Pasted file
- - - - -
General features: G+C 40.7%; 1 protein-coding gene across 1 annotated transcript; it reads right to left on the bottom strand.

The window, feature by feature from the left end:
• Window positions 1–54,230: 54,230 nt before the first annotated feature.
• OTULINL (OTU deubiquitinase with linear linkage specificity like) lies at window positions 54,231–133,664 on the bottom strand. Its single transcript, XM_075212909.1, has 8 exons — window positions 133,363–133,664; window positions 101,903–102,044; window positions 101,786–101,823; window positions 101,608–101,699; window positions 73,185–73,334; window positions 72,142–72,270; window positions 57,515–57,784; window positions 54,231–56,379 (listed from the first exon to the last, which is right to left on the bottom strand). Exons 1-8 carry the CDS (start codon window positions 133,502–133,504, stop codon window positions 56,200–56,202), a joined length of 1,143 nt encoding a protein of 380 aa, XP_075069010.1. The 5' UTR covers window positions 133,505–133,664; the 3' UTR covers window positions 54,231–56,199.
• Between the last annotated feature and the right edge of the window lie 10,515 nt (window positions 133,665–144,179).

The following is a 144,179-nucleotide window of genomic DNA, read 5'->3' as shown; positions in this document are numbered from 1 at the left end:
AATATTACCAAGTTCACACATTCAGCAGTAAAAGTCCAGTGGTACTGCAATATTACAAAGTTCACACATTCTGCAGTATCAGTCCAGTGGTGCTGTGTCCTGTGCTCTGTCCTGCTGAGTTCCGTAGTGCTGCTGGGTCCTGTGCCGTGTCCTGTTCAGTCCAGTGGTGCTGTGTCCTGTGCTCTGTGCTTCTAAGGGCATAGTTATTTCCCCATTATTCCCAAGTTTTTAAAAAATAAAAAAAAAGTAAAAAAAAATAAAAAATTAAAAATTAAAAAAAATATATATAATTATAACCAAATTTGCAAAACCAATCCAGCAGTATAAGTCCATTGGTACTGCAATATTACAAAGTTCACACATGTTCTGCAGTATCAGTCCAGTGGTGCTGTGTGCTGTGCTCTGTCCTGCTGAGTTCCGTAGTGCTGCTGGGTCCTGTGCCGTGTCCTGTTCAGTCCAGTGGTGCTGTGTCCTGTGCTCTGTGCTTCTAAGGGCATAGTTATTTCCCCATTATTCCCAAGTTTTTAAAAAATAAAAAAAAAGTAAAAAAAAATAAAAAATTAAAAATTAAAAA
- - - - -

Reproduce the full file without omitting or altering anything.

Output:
General features: G+C 40.7%; 1 protein-coding gene across 1 annotated transcript; it reads right to left on the bottom strand.

The window, feature by feature from the left end:
• Window positions 1–54,230: 54,230 nt before the first annotated feature.
• OTULINL (OTU deubiquitinase with linear linkage specificity like) lies at window positions 54,231–133,664 on the bottom strand. Its single transcript, XM_075212909.1, has 8 exons — window positions 133,363–133,664; window positions 101,903–102,044; window positions 101,786–101,823; window positions 101,608–101,699; window positions 73,185–73,334; window positions 72,142–72,270; window positions 57,515–57,784; window positions 54,231–56,379 (listed from the first exon to the last, which is right to left on the bottom strand). Exons 1-8 carry the CDS (start codon window positions 133,502–133,504, stop codon window positions 56,200–56,202), a joined length of 1,143 nt encoding a protein of 380 aa, XP_075069010.1. The 5' UTR covers window positions 133,505–133,664; the 3' UTR covers window positions 54,231–56,199.
• Between the last annotated feature and the right edge of the window lie 10,515 nt (window positions 133,665–144,179).

The following is a 144,179-nucleotide window of genomic DNA, read 5'->3' as shown; positions in this document are numbered from 1 at the left end:
AATATTACCAAGTTCACACATTCAGCAGTAAAAGTCCAGTGGTACTGCAATATTACAAAGTTCACACATTCTGCAGTATCAGTCCAGTGGTGCTGTGTCCTGTGCTCTGTCCTGCTGAGTTCCGTAGTGCTGCTGGGTCCTGTGCCGTGTCCTGTTCAGTCCAGTGGTGCTGTGTCCTGTGCTCTGTGCTTCTAAGGGCATAGTTATTTCCCCATTATTCCCAAGTTTTTAAAAAATAAAAAAAAAGTAAAAAAAAATAAAAAATTAAAAATTAAAAAAAATATATATAATTATAACCAAATTTGCAAAACCAATCCAGCAGTATAAGTCCATTGGTACTGCAATATTACAAAGTTCACACATGTTCTGCAGTATCAGTCCAGTGGTGCTGTGTGCTGTGCTCTGTCCTGCTGAGTTCCGTAGTGCTGCTGGGTCCTGTGCCGTGTCCTGTTCAGTCCAGTGGTGCTGTGTCCTGTGCTCTGTGCTTCTAAGGGCATAGTTATTTCCCCATTATTCCCAAGTTTTTAAAAAATAAAAAAAAAGTAAAAAAAAATAAAAAATTAAAAATTAAAAA